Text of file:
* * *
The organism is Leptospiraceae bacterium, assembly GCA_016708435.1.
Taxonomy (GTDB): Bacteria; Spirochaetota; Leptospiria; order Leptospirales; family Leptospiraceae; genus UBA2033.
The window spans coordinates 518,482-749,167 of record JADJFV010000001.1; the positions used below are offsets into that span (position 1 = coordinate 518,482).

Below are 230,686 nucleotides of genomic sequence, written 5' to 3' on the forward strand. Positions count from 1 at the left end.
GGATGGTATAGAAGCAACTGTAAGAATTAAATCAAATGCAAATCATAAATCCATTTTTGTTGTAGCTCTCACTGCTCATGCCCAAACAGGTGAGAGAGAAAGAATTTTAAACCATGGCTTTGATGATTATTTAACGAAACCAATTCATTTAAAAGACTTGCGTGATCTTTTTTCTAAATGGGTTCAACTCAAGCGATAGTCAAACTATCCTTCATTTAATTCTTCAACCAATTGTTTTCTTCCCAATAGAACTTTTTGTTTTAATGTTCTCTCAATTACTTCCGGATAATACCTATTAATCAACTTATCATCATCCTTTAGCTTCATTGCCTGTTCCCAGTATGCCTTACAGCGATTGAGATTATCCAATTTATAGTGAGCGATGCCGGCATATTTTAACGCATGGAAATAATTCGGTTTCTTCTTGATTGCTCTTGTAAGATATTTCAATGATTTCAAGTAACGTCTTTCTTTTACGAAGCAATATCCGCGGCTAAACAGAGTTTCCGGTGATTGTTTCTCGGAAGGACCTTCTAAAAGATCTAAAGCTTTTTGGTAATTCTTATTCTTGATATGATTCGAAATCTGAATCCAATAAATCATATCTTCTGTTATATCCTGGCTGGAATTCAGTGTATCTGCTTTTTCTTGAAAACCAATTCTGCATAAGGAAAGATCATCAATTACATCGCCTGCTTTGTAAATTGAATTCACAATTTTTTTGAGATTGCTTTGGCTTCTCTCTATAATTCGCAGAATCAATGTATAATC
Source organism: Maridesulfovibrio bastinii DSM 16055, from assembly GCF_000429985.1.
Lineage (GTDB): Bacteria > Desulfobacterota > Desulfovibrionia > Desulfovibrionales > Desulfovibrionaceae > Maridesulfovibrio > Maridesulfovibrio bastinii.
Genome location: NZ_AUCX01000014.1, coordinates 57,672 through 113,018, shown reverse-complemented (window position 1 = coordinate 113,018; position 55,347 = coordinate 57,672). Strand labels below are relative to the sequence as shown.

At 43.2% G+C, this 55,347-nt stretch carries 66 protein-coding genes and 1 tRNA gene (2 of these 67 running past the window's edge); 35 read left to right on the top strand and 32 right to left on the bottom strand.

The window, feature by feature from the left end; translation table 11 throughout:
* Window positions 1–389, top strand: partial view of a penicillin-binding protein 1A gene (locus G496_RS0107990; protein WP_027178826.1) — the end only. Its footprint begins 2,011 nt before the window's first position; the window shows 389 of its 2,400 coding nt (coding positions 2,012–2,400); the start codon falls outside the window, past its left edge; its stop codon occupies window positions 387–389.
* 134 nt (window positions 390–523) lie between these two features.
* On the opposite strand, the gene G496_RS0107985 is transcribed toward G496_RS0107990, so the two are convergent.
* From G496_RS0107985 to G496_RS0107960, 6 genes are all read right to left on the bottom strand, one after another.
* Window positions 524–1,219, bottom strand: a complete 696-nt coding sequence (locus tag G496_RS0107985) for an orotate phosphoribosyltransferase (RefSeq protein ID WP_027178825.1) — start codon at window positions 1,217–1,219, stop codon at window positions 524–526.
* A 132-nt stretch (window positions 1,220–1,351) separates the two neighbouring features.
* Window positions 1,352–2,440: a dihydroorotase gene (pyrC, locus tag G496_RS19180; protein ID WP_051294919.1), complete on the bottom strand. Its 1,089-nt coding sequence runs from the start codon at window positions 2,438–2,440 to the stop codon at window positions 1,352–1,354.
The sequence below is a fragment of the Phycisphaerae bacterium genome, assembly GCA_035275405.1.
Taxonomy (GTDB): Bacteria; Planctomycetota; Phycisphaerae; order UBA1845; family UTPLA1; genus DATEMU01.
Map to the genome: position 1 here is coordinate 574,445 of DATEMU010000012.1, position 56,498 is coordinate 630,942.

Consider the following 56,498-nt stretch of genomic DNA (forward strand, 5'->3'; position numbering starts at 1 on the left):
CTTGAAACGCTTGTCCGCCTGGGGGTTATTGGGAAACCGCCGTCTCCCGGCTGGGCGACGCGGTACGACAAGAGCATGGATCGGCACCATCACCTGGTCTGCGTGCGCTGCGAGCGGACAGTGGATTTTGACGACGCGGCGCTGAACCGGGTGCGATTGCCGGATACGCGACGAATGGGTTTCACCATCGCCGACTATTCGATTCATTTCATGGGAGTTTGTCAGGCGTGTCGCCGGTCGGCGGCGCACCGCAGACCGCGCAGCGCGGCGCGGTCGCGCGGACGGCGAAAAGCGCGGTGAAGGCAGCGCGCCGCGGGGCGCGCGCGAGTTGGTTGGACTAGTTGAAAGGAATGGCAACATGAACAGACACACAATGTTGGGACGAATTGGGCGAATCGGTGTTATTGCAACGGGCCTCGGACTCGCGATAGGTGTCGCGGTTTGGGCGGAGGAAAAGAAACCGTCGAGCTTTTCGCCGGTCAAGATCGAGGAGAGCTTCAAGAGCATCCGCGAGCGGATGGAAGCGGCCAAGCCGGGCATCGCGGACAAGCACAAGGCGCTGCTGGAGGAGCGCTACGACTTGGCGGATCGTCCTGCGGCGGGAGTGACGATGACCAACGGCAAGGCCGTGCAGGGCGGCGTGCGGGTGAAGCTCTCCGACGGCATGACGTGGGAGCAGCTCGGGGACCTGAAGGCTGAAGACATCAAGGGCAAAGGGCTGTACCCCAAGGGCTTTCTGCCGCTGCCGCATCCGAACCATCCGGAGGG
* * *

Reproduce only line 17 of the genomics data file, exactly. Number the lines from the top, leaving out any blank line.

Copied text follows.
* Window positions 1,352–2,440: a dihydroorotase gene (pyrC, locus tag G496_RS19180; protein ID WP_051294919.1), complete on the bottom strand. Its 1,089-nt coding sequence runs from the start codon at window positions 2,438–2,440 to the stop codon at window positions 1,352–1,354.